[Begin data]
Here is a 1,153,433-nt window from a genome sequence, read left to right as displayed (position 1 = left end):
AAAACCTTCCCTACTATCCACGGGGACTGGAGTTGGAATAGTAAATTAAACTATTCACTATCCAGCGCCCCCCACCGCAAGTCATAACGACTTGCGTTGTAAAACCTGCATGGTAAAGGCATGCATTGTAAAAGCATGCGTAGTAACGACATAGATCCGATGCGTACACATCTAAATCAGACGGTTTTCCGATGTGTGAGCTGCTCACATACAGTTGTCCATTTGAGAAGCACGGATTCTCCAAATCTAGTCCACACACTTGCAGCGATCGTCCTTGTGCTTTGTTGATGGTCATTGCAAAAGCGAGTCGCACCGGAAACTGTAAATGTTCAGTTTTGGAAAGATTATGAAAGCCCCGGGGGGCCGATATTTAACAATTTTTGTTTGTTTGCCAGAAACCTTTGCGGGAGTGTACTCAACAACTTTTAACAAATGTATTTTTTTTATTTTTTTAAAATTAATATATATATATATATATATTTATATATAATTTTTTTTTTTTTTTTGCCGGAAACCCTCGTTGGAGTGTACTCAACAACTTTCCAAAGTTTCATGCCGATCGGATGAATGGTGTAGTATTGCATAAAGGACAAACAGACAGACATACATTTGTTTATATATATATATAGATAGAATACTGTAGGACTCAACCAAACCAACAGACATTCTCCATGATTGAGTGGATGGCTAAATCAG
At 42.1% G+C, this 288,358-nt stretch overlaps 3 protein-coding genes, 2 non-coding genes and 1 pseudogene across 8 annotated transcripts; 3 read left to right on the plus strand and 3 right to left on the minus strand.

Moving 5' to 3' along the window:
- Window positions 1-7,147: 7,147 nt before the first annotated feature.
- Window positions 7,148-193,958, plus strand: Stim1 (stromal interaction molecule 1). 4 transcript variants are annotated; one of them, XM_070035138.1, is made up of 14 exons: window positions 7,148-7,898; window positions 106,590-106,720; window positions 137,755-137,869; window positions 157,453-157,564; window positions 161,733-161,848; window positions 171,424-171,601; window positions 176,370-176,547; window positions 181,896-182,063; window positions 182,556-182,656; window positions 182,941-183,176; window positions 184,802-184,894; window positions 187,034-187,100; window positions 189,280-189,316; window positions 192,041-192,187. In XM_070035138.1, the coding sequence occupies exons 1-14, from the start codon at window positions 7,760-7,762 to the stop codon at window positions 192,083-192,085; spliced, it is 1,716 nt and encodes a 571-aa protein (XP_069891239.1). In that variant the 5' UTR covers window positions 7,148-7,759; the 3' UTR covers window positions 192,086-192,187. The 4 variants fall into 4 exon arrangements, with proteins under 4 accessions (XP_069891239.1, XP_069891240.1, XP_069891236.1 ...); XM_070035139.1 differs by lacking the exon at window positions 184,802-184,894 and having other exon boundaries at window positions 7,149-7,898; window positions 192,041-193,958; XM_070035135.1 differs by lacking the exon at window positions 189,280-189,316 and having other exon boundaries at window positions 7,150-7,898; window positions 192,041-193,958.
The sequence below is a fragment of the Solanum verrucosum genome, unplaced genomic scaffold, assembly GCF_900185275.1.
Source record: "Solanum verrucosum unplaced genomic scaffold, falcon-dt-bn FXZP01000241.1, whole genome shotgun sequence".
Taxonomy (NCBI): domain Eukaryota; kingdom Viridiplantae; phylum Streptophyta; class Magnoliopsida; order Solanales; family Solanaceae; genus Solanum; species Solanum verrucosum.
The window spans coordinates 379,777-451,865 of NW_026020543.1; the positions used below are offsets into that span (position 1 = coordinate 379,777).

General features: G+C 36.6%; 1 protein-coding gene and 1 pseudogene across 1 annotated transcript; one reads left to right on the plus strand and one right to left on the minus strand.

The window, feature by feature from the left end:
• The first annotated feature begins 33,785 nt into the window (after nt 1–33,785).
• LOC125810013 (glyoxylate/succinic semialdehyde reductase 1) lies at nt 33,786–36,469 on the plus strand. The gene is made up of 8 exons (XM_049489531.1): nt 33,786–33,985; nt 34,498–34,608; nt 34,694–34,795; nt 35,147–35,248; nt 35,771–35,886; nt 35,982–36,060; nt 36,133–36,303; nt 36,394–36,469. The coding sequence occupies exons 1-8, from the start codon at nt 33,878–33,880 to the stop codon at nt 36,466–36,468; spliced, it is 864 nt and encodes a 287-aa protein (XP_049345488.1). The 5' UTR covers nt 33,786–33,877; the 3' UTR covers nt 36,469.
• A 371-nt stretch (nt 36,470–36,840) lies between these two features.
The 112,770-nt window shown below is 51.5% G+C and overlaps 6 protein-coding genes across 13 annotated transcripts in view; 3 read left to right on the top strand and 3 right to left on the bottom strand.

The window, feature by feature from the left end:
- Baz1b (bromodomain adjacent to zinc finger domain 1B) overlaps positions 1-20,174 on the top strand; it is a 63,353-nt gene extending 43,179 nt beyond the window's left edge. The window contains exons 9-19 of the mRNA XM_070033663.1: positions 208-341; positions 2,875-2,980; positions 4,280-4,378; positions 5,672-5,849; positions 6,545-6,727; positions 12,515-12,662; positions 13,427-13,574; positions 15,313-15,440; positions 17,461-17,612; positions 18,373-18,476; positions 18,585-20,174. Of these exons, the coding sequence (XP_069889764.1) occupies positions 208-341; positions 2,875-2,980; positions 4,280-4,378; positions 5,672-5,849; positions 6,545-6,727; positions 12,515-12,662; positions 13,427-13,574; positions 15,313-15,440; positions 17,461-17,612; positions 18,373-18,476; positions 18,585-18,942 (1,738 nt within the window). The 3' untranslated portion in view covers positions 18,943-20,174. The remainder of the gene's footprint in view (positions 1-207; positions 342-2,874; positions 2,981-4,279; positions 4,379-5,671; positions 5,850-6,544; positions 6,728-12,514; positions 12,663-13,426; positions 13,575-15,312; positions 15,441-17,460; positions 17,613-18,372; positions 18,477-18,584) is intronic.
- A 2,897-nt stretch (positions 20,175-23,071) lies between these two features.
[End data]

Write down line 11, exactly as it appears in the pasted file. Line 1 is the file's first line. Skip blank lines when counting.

General features: G+C 36.6%; 1 protein-coding gene and 1 pseudogene across 1 annotated transcript; one reads left to right on the plus strand and one right to left on the minus strand.